“As I am the only priest in this temple, I face no discrimination. There is no opposition from the devotees,” said T Yoganathan, who is the priest at the Vazhai Thottathu Ayyan temple near Coimbatore.
Wherever non-Brahmin priests have to work with Brahmin colleagues, they face discrimination and harassment. Many say they have been sidelined and aren’t allowed to do their job.
Kannabiran, who worked at the Srivilliputhur’s Sethunarayana Perumal temple and resigned in January, said, “I was hired for the post of archaka, but never worked as one. All I did was clean the temple,” he said.
Another priest, who is Dalit, said on condition of anonymity, “Even during a busy day, they [Brahmin priests] never ask me to perform rituals like abhishekam. I don’t have the courage to enter the inner sanctum even though on paper, it is my job to do so.”
As the chief priest of a temple in southern Tamil Nadu, 31-year-old Manigandan (name changed upon request) should perform pujas at the main temple’s sannidhanam, the inner sanctum where the main deity is kept. “The Brahmin priests said they wouldn’t enter the inner sanctum if I did the same,” he said.
Instead, Manigandan works at a temple for the Navagraha (nine planets) in the complex, which is referred to as a “sub-temple”. “The Brahmin priests call their relatives to help them with abhishekam,” he said. “I have no answer when devotees ask me why I don’t enter the inner sanctum.”
His Brahmin colleagues have also ensured that Manigandan does not make prasadam.
R Murugan, 34, was appointed a madapalli paricharagar, or cook, in the Sri Lakshminarasimha temple in Tindivanam. However, he has been denied entry to the temple kitchen and is not allowed to enter the main temple’s sannidhanam. Murugan is tasked with minor odd jobs like opening smaller temples, plucking tulsi leaves and lighting lamps outside the sanctum.
“During festival days, I was asked to manage the crowd along with the watchman,” Murugan said. He says that on one occasion, a priest placed a burning piece of camphor on Murugan’s palm, saying it would “purify” Murugan.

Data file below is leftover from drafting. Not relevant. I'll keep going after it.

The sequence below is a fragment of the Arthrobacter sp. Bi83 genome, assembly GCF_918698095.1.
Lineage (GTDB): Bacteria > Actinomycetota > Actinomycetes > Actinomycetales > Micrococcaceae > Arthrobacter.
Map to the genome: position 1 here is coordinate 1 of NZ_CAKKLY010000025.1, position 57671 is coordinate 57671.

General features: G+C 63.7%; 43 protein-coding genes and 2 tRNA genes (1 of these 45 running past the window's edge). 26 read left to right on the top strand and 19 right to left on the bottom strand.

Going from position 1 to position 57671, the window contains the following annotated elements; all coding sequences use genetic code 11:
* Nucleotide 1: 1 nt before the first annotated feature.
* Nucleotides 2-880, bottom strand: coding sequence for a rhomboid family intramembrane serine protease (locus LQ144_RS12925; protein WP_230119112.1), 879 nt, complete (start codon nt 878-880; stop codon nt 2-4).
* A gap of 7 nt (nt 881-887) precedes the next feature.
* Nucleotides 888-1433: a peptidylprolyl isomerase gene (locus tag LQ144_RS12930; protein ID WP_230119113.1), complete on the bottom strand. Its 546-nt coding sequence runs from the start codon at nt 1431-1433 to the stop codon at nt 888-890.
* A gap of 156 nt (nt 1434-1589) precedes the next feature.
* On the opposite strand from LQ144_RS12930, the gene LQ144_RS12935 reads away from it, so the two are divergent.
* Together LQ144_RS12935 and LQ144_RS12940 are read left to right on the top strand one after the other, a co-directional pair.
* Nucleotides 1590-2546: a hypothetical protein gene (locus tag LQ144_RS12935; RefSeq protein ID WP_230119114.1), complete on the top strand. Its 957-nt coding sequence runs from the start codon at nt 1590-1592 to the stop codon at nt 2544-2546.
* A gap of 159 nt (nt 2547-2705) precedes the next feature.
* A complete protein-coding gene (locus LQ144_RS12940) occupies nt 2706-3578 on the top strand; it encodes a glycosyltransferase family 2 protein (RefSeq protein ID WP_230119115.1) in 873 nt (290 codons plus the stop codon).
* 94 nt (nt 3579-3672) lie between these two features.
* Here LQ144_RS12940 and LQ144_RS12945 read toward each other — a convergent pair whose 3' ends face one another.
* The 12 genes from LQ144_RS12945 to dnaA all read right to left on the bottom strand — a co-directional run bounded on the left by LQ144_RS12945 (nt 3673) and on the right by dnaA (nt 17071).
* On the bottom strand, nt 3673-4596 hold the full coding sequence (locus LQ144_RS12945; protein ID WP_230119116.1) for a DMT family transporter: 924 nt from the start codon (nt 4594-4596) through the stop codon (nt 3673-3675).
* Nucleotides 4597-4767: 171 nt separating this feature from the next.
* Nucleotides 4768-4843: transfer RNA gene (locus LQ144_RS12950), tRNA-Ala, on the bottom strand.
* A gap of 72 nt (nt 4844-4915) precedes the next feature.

“The domination of hereditary priests prove that it is easy for a Dalit or a non-Brahmin to become an IAS officer or even a president in the country – but not a priest. These practices are a violation of Article 17 [abolition of untouchability] in the Indian Constitution,” said V Ranganathan, president of the Tamil Nadu Government Archakar Association and a member of the 2008 batch.
A WhatsApp complaint to HR & CE minister Babu about alleged untouchability faced by one of the priests. Source: Srinivasan
Lack of support
In December 2021, Manigandan complained about his mistreatment to the HR & CE minister P K Sekar Babu, when the minister visited the temple where Manigandan works. He told Babu about the discrimination faced by the temple’s non-Brahmin staff.
During his visit, Babu “warned” the Brahmin priests about how they were treating their non-Brahmin colleagues, according to Manigandan.
“Following that, the Brahmin priests asked us to perform pooja outside the inner sanctum to take pictures. Nothing changed later,” said Manigandan.
Murugan also tried to find redressal through due process. He called up HR & CE department officials in December 2021 to complain about not being allowed to do his job, but what followed was a continuation of harassment. “The priest asked me to cook prasadam outside the kitchen. I was provided with no utensils for hours,” said Murugan.
Since December 19, 2021, Murugan has been on medical leave. “I am scared to work alongside Brahmin priests. I have requested the executive officer to post me in a temple that has no Brahmin priests. I am hopeful that the department intervenes,” Murugan told Newslaundry.
Acknowledging the discrimination faced by non-Brahmin priests, the commissioner of the HR & CE department, J Kumaragurubaran, said, “Bent on removing untouchability in temples, we are working thoroughly to make the scheme a success. We will ensure that the non-Brahmin priests are given their right to perform rituals. In the meanwhile, as the government is supportive of the cause, I urge them to not give up the fighting spirit.”
Officiating non-Brahmin priests believe that the support of devotees and the state can help change the casteist mindset that dominates so many temples. “Devotees should question why non-Brahmin priests are not entering the inner sanctum. The executive officers in temples should ensure that the practise of untouchability is eradicated under their watch,” said a Dalit priest, requesting anonymity.
A legacy of mistreatment
The 23 non-Brahmin priests have faced discrimination because of their caste identities since they enrolled for the archaka training programme.